Investors must get ethical - UN
The United Nations has launched its own code of corporate responsibility for the world's financiers.
Almost 3,000 corporations have since signed up to the principles of the compact.
But the new Principles of Responsible Investment (PRI) sharpen the focus and make CSR an increasingly mainstream activity, looking at the role of the banks, investment houses and others involved in the financial markets.
The UN secretary general Kofi Annan launched the PRI at the New York stock exchange on April 27.
The principles require those seeking investment from signatories to meet certain environmental and human rights criteria and provide acceptable labour conditions as well as open reporting of activities.
"For ethical, commercial and other reasons, more and more companies are embracing corporate responsibility to help them manage global risks," said Mr Annan.
"But a serious gap has become obvious. There is a disconnect between corporate responsibility as a broadly stated management imperative, and the actual behaviour of financial markets, which all-too-often are guided primarily by short-term considerations at the expense of longer-term objectives.
"With only rare exceptions, the financial community has not sufficiently recognised or rewarded corporate efforts to respond to environmental, labour or human rights challenges, even though such factors can be directly material to corporate performance.
"I do not mean to suggest that there has been a lack of interest or desire on the part of investors.
"Rather, the predominant factor has been the absence of a set of common guidelines that individual and institutional investors can use to assess risks and opportunities fully."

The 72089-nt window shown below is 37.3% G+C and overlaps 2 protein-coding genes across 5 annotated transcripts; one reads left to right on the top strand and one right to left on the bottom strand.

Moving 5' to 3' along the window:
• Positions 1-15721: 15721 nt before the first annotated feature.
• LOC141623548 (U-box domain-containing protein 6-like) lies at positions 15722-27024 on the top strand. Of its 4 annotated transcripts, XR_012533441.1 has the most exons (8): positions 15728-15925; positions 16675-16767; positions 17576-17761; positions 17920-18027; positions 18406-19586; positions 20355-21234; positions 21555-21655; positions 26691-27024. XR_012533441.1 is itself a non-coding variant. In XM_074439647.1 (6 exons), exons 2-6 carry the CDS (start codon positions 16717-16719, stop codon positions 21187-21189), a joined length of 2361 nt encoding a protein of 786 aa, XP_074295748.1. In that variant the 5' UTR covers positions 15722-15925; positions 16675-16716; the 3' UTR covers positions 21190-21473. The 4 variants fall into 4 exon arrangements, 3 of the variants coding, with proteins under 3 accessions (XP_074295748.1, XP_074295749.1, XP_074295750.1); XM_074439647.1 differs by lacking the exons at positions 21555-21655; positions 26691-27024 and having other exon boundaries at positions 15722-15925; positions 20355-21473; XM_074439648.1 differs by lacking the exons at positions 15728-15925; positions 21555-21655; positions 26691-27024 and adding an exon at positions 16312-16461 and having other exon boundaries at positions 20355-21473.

The UN hopes its PRI will provide this framework and already some 160 banks, insurers and fund managers have signed up to the principles, with a shared investment capital of US$2 trillion.
The UN itself has agreed to sign up to the principles and practice what it preaches, investing its own US$30 billion pension fund in keeping with the PRI guidelines.
"Not so long ago, it would have been very unusual for a UN Secretary-General to visit a stock exchange and appear before some of the world's leading financiers and investment professionals," said Mr Annan.
"Today it is increasingly clear that UN objectives - peace, security, development - go hand-in-hand with prosperity and growing markets. If societies fail, so will markets.
"Far from being strangers or antagonists, today the United Nations and business are natural partners."
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